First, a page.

The film is directed by Gavin O’ Connor, who also directed films such as “Tumbleweeds”, “Miracle”, “Warrior”, and “The Accountant”. There are sports dramas that center on a specific athlete and their struggles, and there are sports dramas that involve a person who coaches a team and deals with their own personal issues in the process. This film belongs in the latter category. After hanging up his Batman costume for good, Ben Affleck is heading back to reality with this latest drama that’s supposed to be inspired by the actor’s real-life struggle with his own personal demons. Gavin O’Connor is no stranger to this type of genre as he had delivered some pretty solid sports films in the past. I recently watched “Miracle” on Disney+ a while ago, and I thought O’Connor did a really nice job at telling that story. If you haven’t seen it and you have the streaming service, it’s worth checking out. Anyway, the film marks the director’s return to the genre and based on his past experiences with it, it’s possible that we might be in for a treat. Is it good enough for me to recommend?
The story follows Jack Cunningham (Affleck), a former high school basketball player who turned down a scholarship to the University of Kansas and his future career. He now works as a construction worker and becomes an alcoholic. See what happens when you don’t go to college, kids? You could wind up on the same path as him. When he is given a job to coach a basketball team at his former high school, he’ll soon get the inspiration he needed to get his life back on track and confront the personal demons from his past. In case you didn’t understand the title alone, which is highly impossible, this is another film that deals with the process of healing one’s self after a series of tragic events left them broken. This theme alone is quite fitting for a sports drama like this because sports are like life itself. They have wins and losses that determine who we are as a person. It depends on what we’re focusing on the most. I’m always in a mood for a film that combines sports action and drama, especially the ones that impacted me on an emotional level. Whether they’re great or not, these films always make solid impressions for me with their inspiring motivations and some crowd-pleasing action. “The Way Back” managed to fit itself into that list thanks to its storytelling that’s both familiar and moving. If you’re a follower of this type of genre, you’ll immediately noticed that the film took some of the pages right out of the “Inspirational Sports Dramas” playbook, resulting in some predictable moments that falter its strong sense of emotion. When it comes to these types of cliches, The quality of a film highly depends on how a filmmaker represent them in a story that they’re trying to tell in terms of the direction and the script. While it’s far from a perfect sports movie, Gavin O’Connor was able to use those cliches to portray a realistic and subtle depiction of alcoholism and some well-directed basketball sequences. The film’s screenplay by Brad Ingelsby also helped in making it feel more like a grounded sports film rather than just a plain old Cinderella story, especially the third act. With the story being so subtle and deeply personal, it made sense that the performances from the cast were like that as well, and I was okay with that. It just goes to show that there’s more to dramatic acting than just random outbursts and hitting or throwing stuff out of anger. Ben Affleck was one of the main elements that drive this film with a performance that’s invigorating enough for him to start off his post-Batman days on the right foot. The film is said to be a form of therapy for the actor after his own experiences with alcoholism, which makes his performance just as authentic as the concept itself. While it’s too early to tell if his performance will be recognized at next year’s awards season, I can at least say that it’s great to see Affleck attempting to be known for his other roles outside of the DC Extended Universe. Al Madrigal was also really good in his role as Dan, a Mathematics teacher who serves as the assistant coach for the basketball team. Speaking of which, the young actors who portrayed the team did a nice job with their performances as well, although I do wish that the film would explore their relationship with Jack a bit more outside of the basketball court. That would’ve made the connection between the players and their coach much more emotional. My only concern for the film was that its representation of the subject matter might make certain people feel uncomfortable, especially the ones who went down that road themselves. Fortunately, the film knows how to draw the line between depression and heart, so you don’t have to worry about it being too dark.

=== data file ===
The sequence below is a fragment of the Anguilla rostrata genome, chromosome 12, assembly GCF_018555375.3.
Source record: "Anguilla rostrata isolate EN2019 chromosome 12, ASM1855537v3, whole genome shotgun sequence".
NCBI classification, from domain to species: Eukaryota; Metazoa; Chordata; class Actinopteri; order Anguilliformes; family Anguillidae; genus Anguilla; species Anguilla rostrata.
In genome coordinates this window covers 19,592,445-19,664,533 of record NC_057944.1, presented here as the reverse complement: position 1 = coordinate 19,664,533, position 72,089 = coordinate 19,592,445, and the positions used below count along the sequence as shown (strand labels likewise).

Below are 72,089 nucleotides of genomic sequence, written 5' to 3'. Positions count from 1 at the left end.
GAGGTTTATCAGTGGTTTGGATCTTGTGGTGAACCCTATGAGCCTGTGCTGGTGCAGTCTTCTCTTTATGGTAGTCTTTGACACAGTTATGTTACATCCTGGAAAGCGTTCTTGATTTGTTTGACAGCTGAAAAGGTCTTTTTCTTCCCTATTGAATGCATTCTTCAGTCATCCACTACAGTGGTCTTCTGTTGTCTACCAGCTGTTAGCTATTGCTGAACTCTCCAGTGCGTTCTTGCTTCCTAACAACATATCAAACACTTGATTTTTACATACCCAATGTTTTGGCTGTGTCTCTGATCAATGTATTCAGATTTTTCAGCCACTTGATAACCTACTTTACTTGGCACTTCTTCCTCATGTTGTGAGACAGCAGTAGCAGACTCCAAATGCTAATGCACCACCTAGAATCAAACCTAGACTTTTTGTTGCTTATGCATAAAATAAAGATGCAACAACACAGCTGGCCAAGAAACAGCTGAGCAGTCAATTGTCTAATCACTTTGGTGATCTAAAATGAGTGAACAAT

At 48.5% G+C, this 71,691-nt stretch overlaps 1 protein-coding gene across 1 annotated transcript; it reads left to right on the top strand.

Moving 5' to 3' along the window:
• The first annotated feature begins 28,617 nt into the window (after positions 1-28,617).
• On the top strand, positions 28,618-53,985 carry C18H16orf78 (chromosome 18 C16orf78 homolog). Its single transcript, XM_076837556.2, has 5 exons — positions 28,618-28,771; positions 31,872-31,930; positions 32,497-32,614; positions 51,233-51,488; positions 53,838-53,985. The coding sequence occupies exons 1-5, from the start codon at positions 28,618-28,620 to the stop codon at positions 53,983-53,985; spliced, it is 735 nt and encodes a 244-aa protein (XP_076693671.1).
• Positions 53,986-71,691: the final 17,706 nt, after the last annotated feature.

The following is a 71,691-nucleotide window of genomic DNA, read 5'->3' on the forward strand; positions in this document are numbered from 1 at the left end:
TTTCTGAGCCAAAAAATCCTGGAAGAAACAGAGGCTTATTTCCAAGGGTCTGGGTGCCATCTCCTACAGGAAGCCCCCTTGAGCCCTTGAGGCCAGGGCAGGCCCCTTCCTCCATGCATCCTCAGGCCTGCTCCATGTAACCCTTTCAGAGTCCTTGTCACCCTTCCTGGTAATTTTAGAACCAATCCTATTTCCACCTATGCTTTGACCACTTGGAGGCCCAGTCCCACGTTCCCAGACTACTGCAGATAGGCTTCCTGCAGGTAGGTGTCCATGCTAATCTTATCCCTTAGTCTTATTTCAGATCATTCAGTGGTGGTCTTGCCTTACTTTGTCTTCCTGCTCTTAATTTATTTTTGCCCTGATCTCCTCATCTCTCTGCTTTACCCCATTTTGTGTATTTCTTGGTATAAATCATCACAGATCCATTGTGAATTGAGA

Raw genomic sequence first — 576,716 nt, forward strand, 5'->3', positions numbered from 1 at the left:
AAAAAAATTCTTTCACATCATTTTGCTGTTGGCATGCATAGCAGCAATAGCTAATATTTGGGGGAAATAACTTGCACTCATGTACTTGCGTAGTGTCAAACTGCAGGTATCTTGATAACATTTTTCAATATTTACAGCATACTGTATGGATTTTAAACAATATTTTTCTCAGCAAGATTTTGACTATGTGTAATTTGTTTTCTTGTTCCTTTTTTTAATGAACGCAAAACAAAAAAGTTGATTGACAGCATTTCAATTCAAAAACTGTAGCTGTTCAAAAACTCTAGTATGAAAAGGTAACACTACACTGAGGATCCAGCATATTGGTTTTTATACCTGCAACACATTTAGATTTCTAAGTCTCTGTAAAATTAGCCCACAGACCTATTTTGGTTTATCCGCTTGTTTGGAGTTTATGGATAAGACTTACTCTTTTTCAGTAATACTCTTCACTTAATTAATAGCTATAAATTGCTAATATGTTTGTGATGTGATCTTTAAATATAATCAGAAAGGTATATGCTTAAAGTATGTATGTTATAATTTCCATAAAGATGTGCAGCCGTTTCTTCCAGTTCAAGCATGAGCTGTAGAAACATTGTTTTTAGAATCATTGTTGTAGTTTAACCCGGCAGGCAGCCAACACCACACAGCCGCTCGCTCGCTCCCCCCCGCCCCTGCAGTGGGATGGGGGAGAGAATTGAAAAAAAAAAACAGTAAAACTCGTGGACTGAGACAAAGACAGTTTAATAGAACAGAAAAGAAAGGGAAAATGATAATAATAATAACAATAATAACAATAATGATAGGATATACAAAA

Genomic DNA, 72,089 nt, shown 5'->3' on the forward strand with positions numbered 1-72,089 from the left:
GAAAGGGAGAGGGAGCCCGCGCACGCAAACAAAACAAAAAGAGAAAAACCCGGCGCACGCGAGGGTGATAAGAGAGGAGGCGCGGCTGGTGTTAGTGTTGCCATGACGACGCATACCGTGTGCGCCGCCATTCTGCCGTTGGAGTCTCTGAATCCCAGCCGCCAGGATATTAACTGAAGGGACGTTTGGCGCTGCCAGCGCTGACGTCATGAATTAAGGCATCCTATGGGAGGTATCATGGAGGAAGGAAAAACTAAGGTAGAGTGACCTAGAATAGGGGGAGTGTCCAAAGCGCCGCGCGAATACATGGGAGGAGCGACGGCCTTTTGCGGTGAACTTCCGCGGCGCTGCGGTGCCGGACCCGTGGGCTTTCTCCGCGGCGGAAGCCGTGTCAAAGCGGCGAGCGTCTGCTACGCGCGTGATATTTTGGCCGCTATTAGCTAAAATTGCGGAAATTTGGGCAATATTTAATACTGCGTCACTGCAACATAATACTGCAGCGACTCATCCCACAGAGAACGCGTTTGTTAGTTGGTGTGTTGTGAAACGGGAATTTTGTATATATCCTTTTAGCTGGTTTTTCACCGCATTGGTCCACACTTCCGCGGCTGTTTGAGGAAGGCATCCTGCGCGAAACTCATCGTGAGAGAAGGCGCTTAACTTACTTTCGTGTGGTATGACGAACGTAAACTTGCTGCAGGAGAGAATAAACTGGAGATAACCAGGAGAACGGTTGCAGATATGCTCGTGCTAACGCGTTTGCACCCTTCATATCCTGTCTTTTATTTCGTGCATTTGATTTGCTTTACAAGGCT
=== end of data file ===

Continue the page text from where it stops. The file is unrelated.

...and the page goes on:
Overall, “The Way Back” dribbles its way past its familiar narrative to provide a well-acted and engaging depiction of redemption. Despite its genre cliches overshadowing its storytelling from time to time, this is another worthy effort from director Gavin O’Connor and Ben Affleck thanks to its talented cast, its strong messages, and O’Connor’s direction. It’s also another film that succeeds in being both a source of inspiration and a source of discussion for people who remember someone who are following that same path. If you’re a fan of sports films that are inspiring and heartfelt, this film is worth your time.
“Onward” stars Tom Holland, Chris Pratt, Julia Louis-Dreyfus, and Octavia Spencer. Releasing on March 6, 2020, the film has two elf brothers going on a quest to bring their father back to life.